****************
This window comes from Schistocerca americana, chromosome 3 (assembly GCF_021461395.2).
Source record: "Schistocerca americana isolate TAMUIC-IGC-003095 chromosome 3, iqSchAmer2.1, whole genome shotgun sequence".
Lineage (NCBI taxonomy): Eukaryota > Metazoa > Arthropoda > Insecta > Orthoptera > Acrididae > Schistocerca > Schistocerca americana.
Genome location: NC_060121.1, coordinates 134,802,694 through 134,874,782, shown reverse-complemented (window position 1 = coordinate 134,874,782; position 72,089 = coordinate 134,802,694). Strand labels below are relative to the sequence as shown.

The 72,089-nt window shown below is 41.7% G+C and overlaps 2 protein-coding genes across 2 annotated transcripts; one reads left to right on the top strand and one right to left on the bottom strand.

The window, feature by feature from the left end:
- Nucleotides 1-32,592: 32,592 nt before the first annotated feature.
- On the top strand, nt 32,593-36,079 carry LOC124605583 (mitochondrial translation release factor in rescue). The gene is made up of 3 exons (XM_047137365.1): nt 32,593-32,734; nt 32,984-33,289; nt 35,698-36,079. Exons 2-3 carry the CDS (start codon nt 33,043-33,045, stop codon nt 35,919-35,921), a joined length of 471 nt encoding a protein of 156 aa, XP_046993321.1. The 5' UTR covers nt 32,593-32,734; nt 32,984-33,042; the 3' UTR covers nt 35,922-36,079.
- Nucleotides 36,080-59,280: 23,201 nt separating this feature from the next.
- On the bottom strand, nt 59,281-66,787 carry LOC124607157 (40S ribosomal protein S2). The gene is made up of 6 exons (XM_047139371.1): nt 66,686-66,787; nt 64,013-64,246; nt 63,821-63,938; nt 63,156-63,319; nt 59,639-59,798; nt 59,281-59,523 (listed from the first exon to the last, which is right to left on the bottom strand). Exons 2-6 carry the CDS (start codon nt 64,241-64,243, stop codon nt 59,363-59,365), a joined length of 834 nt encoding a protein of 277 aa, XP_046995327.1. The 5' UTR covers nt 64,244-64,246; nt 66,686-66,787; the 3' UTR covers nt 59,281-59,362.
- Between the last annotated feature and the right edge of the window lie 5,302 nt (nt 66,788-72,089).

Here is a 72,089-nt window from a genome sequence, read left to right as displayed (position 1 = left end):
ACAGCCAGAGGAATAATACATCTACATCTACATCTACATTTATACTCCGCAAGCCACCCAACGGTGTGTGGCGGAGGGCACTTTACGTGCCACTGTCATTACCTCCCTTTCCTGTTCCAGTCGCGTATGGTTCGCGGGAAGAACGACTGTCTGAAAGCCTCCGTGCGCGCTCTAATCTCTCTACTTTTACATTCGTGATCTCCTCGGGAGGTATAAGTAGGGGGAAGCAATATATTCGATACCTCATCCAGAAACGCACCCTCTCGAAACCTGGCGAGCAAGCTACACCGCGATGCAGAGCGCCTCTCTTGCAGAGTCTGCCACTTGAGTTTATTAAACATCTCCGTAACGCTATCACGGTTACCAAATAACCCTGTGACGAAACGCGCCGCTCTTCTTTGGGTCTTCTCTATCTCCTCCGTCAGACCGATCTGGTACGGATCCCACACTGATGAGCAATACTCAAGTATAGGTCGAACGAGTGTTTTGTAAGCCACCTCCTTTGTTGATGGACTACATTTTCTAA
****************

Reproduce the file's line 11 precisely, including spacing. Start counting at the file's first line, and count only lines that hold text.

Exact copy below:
- Between the last annotated feature and the right edge of the window lie 5,302 nt (nt 66,788-72,089).